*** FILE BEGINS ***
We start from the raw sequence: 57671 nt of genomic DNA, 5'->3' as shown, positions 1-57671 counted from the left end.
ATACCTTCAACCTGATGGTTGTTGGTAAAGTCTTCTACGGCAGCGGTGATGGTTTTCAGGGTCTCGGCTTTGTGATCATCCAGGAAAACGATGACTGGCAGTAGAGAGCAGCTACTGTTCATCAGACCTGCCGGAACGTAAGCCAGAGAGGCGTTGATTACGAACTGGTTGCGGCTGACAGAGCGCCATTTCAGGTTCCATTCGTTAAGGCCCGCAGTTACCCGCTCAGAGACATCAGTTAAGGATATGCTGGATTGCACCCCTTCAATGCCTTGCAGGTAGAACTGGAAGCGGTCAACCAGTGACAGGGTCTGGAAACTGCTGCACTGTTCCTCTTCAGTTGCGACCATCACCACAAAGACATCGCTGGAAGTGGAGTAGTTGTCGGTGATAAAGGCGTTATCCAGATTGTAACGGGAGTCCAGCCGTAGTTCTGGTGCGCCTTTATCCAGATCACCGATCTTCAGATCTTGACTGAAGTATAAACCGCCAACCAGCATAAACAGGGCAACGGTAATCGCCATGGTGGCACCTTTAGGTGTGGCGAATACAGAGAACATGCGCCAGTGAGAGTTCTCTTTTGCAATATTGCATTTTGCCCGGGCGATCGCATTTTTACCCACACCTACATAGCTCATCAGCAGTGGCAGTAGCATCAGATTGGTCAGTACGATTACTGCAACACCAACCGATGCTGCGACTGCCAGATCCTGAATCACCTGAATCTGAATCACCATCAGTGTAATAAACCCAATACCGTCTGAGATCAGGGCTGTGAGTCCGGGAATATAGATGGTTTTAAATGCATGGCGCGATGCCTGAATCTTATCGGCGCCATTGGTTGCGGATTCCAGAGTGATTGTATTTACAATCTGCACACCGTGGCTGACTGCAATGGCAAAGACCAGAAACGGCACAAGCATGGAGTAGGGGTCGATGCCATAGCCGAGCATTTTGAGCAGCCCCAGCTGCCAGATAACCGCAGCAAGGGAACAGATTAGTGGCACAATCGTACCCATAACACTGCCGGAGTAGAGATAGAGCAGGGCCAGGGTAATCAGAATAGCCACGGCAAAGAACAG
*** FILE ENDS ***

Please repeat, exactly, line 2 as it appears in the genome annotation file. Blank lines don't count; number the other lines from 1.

ATACCTTCAACCTGATGGTTGTTGGTAAAGTCTTCTACGGCAGCGGTGATGGTTTTCAGGGTCTCGGCTTTGTGATCATCCAGGAAAACGATGACTGGCAGTAGAGAGCAGCTACTGTTCATCAGACCTGCCGGAACGTAAGCCAGAGAGGCGTTGATTACGAACTGGTTGCGGCTGACAGAGCGCCATTTCAGGTTCCATTCGTTAAGGCCCGCAGTTACCCGCTCAGAGACATCAGTTAAGGATATGCTGGATTGCACCCCTTCAATGCCTTGCAGGTAGAACTGGAAGCGGTCAACCAGTGACAGGGTCTGGAAACTGCTGCACTGTTCCTCTTCAGTTGCGACCATCACCACAAAGACATCGCTGGAAGTGGAGTAGTTGTCGGTGATAAAGGCGTTATCCAGATTGTAACGGGAGTCCAGCCGTAGTTCTGGTGCGCCTTTATCCAGATCACCGATCTTCAGATCTTGACTGAAGTATAAACCGCCAACCAGCATAAACAGGGCAACGGTAATCGCCATGGTGGCACCTTTAGGTGTGGCGAATACAGAGAACATGCGCCAGTGAGAGTTCTCTTTTGCAATATTGCATTTTGCCCGGGCGATCGCATTTTTACCCACACCTACATAGCTCATCAGCAGTGGCAGTAGCATCAGATTGGTCAGTACGATTACTGCAACACCAACCGATGCTGCGACTGCCAGATCCTGAATCACCTGAATCTGAATCACCATCAGTGTAATAAACCCAATACCGTCTGAGATCAGGGCTGTGAGTCCGGGAATATAGATGGTTTTAAATGCATGGCGCGATGCCTGAATCTTATCGGCGCCATTGGTTGCGGATTCCAGAGTGATTGTATTTACAATCTGCACACCGTGGCTGACTGCAATGGCAAAGACCAGAAACGGCACAAGCATGGAGTAGGGGTCGATGCCATAGCCGAGCATTTTGAGCAGCCCCAGCTGCCAGATAACCGCAGCAAGGGAACAGATTAGTGGCACAATCGTACCCATAACACTGCCGGAGTAGAGATAGAGCAGGGCCAGGGTAATCAGAATAGCCACGGCAAAGAACAG